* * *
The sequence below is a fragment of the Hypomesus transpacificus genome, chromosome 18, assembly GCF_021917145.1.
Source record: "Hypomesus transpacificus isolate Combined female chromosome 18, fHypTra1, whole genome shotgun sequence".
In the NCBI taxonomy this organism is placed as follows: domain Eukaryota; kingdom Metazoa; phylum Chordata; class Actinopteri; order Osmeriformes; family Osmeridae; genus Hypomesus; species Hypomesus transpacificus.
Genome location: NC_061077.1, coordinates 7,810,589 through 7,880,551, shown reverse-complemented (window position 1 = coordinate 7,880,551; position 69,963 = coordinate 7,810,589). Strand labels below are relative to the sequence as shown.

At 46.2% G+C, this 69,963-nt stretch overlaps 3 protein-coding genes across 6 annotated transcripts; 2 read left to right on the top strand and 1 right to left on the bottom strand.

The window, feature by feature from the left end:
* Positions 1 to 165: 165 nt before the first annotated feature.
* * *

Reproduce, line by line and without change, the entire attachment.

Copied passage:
The sequence below is a fragment of the Hypomesus transpacificus genome, chromosome 18, assembly GCF_021917145.1.
Source record: "Hypomesus transpacificus isolate Combined female chromosome 18, fHypTra1, whole genome shotgun sequence".
In the NCBI taxonomy this organism is placed as follows: domain Eukaryota; kingdom Metazoa; phylum Chordata; class Actinopteri; order Osmeriformes; family Osmeridae; genus Hypomesus; species Hypomesus transpacificus.
Genome location: NC_061077.1, coordinates 7,810,589 through 7,880,551, shown reverse-complemented (window position 1 = coordinate 7,880,551; position 69,963 = coordinate 7,810,589). Strand labels below are relative to the sequence as shown.

At 46.2% G+C, this 69,963-nt stretch overlaps 3 protein-coding genes across 6 annotated transcripts; 2 read left to right on the top strand and 1 right to left on the bottom strand.

The window, feature by feature from the left end:
* Positions 1 to 165: 165 nt before the first annotated feature.